Maybe you’ve never baked homemade sandwich bread. Maybe you’ve baked it, but constantly run into trouble. Or, maybe, you make it all the time, but you’re looking to take your sandwich bread recipe from good to great.
Perhaps your bread falls — or shrinks. Or it just sits there looking dull ... and becoming duller by the moment, as it loses its oven-hot "sheen."
What's a sandwich bread lover to do?
The following tips guide you through those crucial moments between hot-from-the-oven and cool-on-the-counter to help you make your best sandwich bread yet.
1) First, make sure your bread is done
In days gone by, seasoned bread bakers tapped the bottom of their sandwich loaf to listen for a particular sound — best described as a hollow ring — that meant the bread was done.
If you can reliably judge baked bread that way, more power to you. But we find it easier simply to take the sandwich bread's temperature at its center. For one thing, there’s no need to tip the sandwich loaf out of its hot pan to tap the bottom, risking damage to a loaf that's not yet fully baked (to say nothing of a painful burn to the baker). And second, a thermometer is much more accurate than hearing.
Breads made with all-purpose flour (a.k.a. white bread) are generally considered fully baked once they reach a minimum temperature of 190°F. We sometimes like to let loaves go a tiny bit longer, up to 194°F or so, just to make sure they’re fully set, structurally speaking.
Breads that are particularly dense/heavy — think hearty whole-grain loaves, or sweet breads packed with fruit and/or nuts — should reach 200°F to 205°F.
We use a Thermapen digital thermometer, which at $98.95 an investment (tempered somewhat by its free shipping), but we love its accuracy, durability, and reliability. Our bakers use it regularly for all kinds of cooking and baking, from homemade candy to hamburgers to roast chicken to bread. It's super-accurate and very fast, which means if bread isn't done, it can quickly be returned to the oven, before it starts to cool and potentially suffers damage to its texture.
2) Don't remove your sandwich bread from its pan too soon
If you turn a loaf of sandwich bread out of its pan immediately upon removing from the oven, it may collapse. But even if the bread doesn't collapse, handling it while it's super-hot and its structure is still pliable means that you can leave dents. Or your cooling rack can make dents, leaving deep impressions in the bottom of a hot loaf.
So — hands off! At least until your sandwich bread cools just a bit. We recommend at least 1 minute in the pan (perhaps using that minute to brush it with melted butter — see next tip).
And if the sandwich bread seems particularly soft, allow it to rest in the pan for up to 5 minutes. Longer than that and the side and bottom crust starts to steam, which will make it leathery rather than tender.
3) For a satiny, tender crust, brush the top of sandwich bread with melted butter
The easiest way to do this is simply to run a stick of butter over the top surface of the hot loaf. If the bread has cooled enough that butter won't melt on contact, then melt your butter and apply it with a pastry brush.
4) Resist temptation — don't slice sandwich bread while hot! Wait until it cools down
It's so tough not to simply slice off that golden, tender end piece, spread it with butter, and devour. But doing so allows much of the moisture in your sandwich loaf to evaporate. Think about it: There's liquid in the form of steam inside your sandwich bread, and it likes nothing better than to escape through that enormous gaping hole you've just made by cutting off its end.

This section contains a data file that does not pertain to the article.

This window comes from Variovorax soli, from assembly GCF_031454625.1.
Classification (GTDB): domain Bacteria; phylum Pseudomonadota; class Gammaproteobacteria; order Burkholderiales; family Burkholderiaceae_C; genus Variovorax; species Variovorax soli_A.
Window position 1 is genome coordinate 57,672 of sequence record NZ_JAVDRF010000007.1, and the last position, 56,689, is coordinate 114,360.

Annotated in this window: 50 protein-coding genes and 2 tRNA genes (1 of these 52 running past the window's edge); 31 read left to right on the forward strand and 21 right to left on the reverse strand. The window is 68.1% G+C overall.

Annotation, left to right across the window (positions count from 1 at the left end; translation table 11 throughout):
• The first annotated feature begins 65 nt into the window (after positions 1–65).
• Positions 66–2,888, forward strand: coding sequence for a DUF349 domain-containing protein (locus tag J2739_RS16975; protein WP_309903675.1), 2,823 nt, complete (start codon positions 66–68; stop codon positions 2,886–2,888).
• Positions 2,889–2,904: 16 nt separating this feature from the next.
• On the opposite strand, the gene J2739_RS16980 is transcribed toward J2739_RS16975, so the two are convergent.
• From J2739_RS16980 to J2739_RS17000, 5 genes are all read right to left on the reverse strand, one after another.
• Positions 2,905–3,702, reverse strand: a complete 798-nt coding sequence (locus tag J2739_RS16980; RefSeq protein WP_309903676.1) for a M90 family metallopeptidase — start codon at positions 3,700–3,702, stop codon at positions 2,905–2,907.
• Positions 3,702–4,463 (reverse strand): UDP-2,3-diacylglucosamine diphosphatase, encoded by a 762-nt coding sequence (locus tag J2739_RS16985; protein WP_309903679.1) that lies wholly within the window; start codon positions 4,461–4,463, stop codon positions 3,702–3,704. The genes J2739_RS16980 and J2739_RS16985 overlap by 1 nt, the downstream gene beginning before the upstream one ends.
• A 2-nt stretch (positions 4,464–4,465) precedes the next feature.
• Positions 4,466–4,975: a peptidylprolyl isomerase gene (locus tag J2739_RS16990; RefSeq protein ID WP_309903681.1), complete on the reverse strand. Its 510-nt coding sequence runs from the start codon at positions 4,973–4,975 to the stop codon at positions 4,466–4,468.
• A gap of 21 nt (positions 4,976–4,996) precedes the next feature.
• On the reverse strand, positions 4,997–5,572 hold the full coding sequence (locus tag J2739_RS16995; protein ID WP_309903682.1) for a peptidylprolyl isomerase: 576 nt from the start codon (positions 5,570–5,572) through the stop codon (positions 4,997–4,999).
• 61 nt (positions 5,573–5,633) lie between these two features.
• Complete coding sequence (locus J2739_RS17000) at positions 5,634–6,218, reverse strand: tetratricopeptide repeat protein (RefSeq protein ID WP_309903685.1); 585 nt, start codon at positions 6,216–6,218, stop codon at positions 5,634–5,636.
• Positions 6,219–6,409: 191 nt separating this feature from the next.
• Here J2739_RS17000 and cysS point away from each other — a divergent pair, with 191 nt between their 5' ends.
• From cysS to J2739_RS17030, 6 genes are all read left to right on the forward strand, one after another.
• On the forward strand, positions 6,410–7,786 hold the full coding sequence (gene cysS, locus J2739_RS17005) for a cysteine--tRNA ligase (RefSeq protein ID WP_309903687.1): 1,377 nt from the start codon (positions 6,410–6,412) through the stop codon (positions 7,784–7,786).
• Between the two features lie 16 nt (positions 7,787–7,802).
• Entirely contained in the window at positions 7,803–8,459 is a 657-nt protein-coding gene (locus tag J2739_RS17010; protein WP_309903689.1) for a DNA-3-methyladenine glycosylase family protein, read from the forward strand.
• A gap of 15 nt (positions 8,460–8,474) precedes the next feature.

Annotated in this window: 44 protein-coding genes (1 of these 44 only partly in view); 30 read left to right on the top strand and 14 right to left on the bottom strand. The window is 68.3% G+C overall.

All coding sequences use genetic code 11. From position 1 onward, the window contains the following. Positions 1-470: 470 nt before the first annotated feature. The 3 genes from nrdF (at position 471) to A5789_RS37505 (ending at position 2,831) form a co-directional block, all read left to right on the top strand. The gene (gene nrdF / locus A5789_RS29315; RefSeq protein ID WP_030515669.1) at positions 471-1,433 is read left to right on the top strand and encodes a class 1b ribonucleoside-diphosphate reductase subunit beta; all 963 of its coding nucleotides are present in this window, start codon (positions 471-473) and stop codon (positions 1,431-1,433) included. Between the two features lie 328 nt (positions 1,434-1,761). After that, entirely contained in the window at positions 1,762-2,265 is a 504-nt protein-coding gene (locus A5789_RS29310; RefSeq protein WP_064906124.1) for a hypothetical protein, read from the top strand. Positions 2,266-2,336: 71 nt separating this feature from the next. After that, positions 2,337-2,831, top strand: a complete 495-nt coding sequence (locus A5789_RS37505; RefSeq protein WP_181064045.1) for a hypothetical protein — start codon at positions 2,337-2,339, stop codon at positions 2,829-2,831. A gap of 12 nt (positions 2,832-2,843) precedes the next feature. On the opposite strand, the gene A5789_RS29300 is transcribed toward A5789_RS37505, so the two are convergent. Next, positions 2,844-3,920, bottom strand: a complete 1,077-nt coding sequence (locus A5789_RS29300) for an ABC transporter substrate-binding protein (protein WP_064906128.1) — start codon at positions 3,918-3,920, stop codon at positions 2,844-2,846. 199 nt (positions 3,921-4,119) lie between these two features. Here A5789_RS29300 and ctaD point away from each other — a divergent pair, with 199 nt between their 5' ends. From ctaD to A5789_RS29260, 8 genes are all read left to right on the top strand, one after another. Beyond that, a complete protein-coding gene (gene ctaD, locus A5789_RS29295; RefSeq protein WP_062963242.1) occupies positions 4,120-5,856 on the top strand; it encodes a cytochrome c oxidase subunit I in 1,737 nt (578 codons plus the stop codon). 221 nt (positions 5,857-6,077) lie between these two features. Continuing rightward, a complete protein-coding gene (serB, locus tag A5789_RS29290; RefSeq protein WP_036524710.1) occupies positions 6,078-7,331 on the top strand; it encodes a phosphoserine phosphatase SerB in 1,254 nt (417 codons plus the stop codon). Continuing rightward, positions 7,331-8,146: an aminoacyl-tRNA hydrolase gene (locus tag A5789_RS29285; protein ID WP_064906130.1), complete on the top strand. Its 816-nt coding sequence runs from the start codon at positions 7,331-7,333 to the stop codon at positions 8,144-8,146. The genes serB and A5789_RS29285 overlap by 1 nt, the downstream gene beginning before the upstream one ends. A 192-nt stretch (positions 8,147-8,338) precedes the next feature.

In addition, as you're slicing sandwich bread, you're naturally compressing it just a bit, both with your hand, and with the knife you're running through it. It'll set in this compressed/compromised state, never regaining its full height.
Trust us: It's far better to wait until the bread is cool, and then slice off its end. Pop it into the toaster very briefly, just to warm; you'll enjoy that same just-baked experience.
5) Stick sandwich bread slices in the freezer
Once the bread is completely cool, slice it up and freeze anything you won't be using within a couple of days.
Your homemade sandwich bread doesn't include any preservatives or stabilizers, so from the moment it reaches its optimum quality (as soon as it's cooled to room temperature), it starts to go downhill.But don't despair; the freezer (though not the refrigerator) is your friend. Slice the bread and wrap two to five slices or so at a time securely in plastic wrap — however many you/your family is liable to consume within a day. Slip those plastic-wrapped packets into a larger plastic bag. Squeeze the air out, secure with a twist-tie or clip, and store in the coldest part of your freezer, somewhere the bread won't be subjected to temperature changes from the freezer door opening and closing.
When you need a slice of sandwich bread, remove one packet and thaw, still wrapped, at room temperature. It'll be nearly as good as the day it was baked. And if you toast it, you'll never know it had been frozen.
Of course, the bread will gradually deteriorate in the freezer over time, principally by becoming dry. But guess what? That process happens much more quickly in the fridge. Put your bread in the refrigerator, and it'll become stale overnight.
We love hearing from you — do you have any post-baking tips for preserving your homemade sandwich bread’s quality? Please share them in "comments," below.
Then apply these tips to your favorite sandwich bread recipe: We’re big fans of this Vermont Whole Wheat Oatmeal Honey Bread!
Editor's note, August 2023: We've slightly updated this post, including photography, to provide even more guidance for readers. Time to get baking!
Cover photo (Sourdough Sandwich Bread) by Rick Holbrook; food styling by Kaitlin Wayne.